Cablevision Profit Falls 65% on Marketing, Programming Costs

Cablevision Systems Corp., the fifth-largest U.S. cable-TV provider by subscribers, reported profit declined 65 percent as video customers defected and expenses for programming and marketing rose. The stock fell.

Net income dropped to $39.3 million, or 14 cents a share, from $112.1 million, or 37 cents, a year earlier, Bethpage, New York-based Cablevision said today. Analysts predicted 32 cents, the average of estimates compiled by Bloomberg. Sales rose to $1.67 billion, meeting the average analyst projection.

The company lost 19,000 video subscribers, fewer than the 26,000 average estimate of nine analysts surveyed by Bloomberg. Cablevision’s market has a 40 percent overlap with Verizon Communications Inc.’s FiOS, leading to a “hyper competitive dynamic” that makes it difficult for the company to grow, said Todd Mitchell, a Brean Murray Carret & Co. analyst in New York.

“Cablevision has the most difficult competitive situation of any of the major cable operators,” Mitchell said.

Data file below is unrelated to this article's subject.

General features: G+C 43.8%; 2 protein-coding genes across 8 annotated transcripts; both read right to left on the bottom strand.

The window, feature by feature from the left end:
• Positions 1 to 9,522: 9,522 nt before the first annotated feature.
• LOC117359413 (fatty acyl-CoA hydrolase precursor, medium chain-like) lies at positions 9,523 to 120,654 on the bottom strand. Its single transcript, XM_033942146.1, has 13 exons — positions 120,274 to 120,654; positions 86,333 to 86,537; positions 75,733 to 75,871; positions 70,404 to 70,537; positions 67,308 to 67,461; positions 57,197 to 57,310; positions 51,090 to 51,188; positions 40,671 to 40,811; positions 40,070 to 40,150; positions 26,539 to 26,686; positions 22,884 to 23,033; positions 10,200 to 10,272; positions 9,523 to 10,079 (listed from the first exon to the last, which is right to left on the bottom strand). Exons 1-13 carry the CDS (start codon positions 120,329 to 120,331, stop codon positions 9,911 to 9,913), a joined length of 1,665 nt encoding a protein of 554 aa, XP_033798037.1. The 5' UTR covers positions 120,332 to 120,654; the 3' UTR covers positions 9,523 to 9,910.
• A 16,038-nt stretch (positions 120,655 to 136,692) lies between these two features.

The company incurred a $16 million expense related to Hurricane Irene and a $95.4 million loss on investments. Expenses were also boosted by higher programming and sales and marketing costs, Cablevision said.

The shares fell 8.6 percent to $15.83 at 9:36 a.m. New York time. It had lost 27 percent this year before today. Cablevision bought back $93.9 million in shares in the quarter, less than the $143.9 million it spent in the second quarter.

Broadband customers rose by 17,000 and telephone customers increased by 38,000. Both topped estimates by analysts, who predicted 6,700 high-speed data additions and 12,000 new voice customers, on average.

“The focus is going to be on why earnings were down in the New York properties, but the net adds are good,” said Vijay Jayant, an analyst at International Strategy & Investment Group in New York.

In June, Cablevision spun off AMC Networks, which owns television stations AMC, Sundance Channel, IFC and WE tv.

(Cablevision plans a conference call at 10 a.m. New York time. Visit to listen.)


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